"I probably am missing something... What states have compulsory militia service? And at the federal level? Is this discussion about the United States?"
Yes, the United States. The federal militia laws are probably in USC 10, the state laws vary but usually service is mandated in a state constitution and then further detailed in the "State Military Laws" or various other titles that vary from state to state. Inthe US, militia service became a problem after the civil war when various raiders calimed they were lawful militia. As a result the US eventually turned the word "militia" into a dirty word, and promoted the "National Guard" system. A NYS Militia unit actually was called "The National Guard" prior to that, others have also contested first use of the term. The Dick Miltiia Act (1903?) was the first part of the restructuring, by which the federal government
pays for state militia expenses in exchange for the states following a uniform federal program and seconding their militia to federal service on the request of the president, with the consent of each state governor. Compulsory militia service has also been called the justification for the federal draft
, because you are
compelled to serve when called, under state and federal law, although each may differ slightly and conflicts have occurred.
The wiki can give you a good start:
Militia (United States) - Wikipedia, the free encyclopedia
Typically the "mandatory" part today is for all makes ages 17/18-45/55 to serve "when called". Actual active
service (like universal service in the Swiss or Israeli military) is not required, except "when called" i.e. by the draft
called the colonial militia his greatest asset and worst curse. The men
fought valiantly and he couldn't wage war without them. But they were farmers, and when it was time to bring in the harvest, they WENT HOME and refused to come back until the harvest was in. That's always been the "militia problem" in the United States, the fact that it perversely has both top-down and
Last time there was a major attempt to use a state militia in the US was in 1973, when the Great Commonwealth of Massachussetts notified the Defense Department that they were recalling all of their draftees for home duty due to the state of emergency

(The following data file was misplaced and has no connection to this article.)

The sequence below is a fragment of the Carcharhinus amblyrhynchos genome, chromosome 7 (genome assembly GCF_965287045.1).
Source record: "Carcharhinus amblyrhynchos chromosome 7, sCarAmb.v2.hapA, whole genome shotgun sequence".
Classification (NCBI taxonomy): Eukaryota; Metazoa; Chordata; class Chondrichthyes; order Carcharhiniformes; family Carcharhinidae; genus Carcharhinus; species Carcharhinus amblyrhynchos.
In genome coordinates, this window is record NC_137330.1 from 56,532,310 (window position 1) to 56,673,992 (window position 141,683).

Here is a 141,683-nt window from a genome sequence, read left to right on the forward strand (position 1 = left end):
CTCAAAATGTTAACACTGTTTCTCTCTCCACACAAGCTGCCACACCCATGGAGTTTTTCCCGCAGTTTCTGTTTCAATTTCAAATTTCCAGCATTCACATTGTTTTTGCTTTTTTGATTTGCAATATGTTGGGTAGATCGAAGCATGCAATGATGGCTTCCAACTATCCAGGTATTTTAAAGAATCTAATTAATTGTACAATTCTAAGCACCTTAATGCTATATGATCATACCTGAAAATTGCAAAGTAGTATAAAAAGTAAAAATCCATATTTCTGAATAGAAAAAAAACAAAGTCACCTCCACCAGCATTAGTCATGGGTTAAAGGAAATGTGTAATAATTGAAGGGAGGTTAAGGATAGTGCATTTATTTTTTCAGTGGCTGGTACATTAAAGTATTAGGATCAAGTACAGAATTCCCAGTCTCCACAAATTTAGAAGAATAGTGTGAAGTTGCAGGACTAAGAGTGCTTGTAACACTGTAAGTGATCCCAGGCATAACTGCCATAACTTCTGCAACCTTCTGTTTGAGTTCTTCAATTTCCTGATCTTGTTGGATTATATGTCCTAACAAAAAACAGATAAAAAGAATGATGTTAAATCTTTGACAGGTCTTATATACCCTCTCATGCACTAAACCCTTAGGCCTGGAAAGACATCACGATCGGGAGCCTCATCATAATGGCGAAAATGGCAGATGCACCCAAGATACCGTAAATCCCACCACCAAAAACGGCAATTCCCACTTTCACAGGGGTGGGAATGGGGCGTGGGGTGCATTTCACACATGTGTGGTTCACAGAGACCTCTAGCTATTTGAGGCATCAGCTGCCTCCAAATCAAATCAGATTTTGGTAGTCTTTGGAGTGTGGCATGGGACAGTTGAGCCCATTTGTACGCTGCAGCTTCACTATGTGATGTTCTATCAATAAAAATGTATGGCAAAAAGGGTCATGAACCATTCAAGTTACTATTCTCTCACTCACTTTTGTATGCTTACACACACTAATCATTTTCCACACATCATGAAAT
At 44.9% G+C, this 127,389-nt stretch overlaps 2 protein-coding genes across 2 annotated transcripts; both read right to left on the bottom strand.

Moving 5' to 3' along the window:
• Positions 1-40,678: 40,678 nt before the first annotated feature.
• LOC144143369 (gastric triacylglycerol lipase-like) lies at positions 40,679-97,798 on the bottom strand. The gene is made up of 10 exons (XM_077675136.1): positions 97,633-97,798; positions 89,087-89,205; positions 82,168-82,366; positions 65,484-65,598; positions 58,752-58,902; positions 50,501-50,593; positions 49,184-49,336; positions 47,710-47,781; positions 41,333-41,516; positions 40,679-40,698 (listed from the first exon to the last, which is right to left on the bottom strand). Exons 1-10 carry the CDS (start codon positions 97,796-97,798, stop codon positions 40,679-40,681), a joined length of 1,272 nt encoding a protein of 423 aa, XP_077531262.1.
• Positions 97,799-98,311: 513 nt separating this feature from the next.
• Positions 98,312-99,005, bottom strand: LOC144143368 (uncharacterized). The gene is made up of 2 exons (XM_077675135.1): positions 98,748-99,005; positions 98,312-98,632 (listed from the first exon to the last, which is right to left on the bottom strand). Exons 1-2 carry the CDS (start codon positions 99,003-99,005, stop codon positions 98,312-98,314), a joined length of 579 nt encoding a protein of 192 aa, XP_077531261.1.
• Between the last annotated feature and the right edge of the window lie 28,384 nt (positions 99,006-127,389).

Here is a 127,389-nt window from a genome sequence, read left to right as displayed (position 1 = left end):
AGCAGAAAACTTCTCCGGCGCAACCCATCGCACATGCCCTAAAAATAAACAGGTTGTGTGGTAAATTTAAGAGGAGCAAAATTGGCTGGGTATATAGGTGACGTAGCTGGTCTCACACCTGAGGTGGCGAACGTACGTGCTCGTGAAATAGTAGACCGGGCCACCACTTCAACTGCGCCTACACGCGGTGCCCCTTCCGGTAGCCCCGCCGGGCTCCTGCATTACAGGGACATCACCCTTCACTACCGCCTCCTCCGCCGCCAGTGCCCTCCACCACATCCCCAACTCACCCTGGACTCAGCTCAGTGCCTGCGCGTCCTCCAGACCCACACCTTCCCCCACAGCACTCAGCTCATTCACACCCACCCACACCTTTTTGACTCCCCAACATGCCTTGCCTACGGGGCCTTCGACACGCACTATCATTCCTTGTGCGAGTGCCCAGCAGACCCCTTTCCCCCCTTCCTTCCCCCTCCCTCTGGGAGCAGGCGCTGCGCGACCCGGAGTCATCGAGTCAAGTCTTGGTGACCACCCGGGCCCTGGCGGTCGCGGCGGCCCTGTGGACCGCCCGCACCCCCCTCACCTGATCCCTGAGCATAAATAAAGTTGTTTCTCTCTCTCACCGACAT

and the communist threat (Vietnam). In other words, draft someone else, we're ending it for our boys.
A special US Supreme Court tribunal had to take that one up out of session, and the weasels actually came back and said "Yes, you have a right to recall
them, you have priority for their service. But you can't recall
them for home defense until there is an immenent threat to your borders, until then the Army can keep them."
If you ever want to piss off a USSC justice, just try recalling him from a fly fishing
trip when he's on summer vacation
And as that was pre-internet and a radical kick in the ass for the government--you'll probably find no mention of it on any internet
source today. You also won't find any text
of the 1903 Dick Militia Act, or any of the other acts that create the modern US National Guard. Even their own historical web site, which mentions their charters, does not reference the text of any of them.
Militia is a British Crown tradition, so I'd expect it to apply in some way to all Commonwealth countries. When The Crown was the law, one of the Kings imposed a militia duty on all able-bodied townsmen in all towns, holding the town itself responsible if they didn't actively seek out ruffians and thieves who had committed crimes in their areas. It was a way to ensure that if someone got robbed in a tavern, or in a carriage, the locals would make an effort to find the robber--or be forced to pay for it.
The modern use of the word, bandied about by the "press" to mean "armed camo whackos", is really Orwellian. A true militia has a full chain of command, and supports a state (not necessarily the government
, but the state and the people of the state) and has got nothing to do with camo whackos rejecting government.
And to come back to sailing...AFAIK there are only two US states, Ohio
and NY, that currently have naval militias. (The Texas Navy
is an honorary thing, not a real force.) Active duty personnel in both sign a "dual contract" for both state and federal service. NYS used to maintain a first-line warship (i.e.heavy cruiser) under the name "New York" although I have no idea if the latest USS New York
(recently launched) is simply USN or in dual service.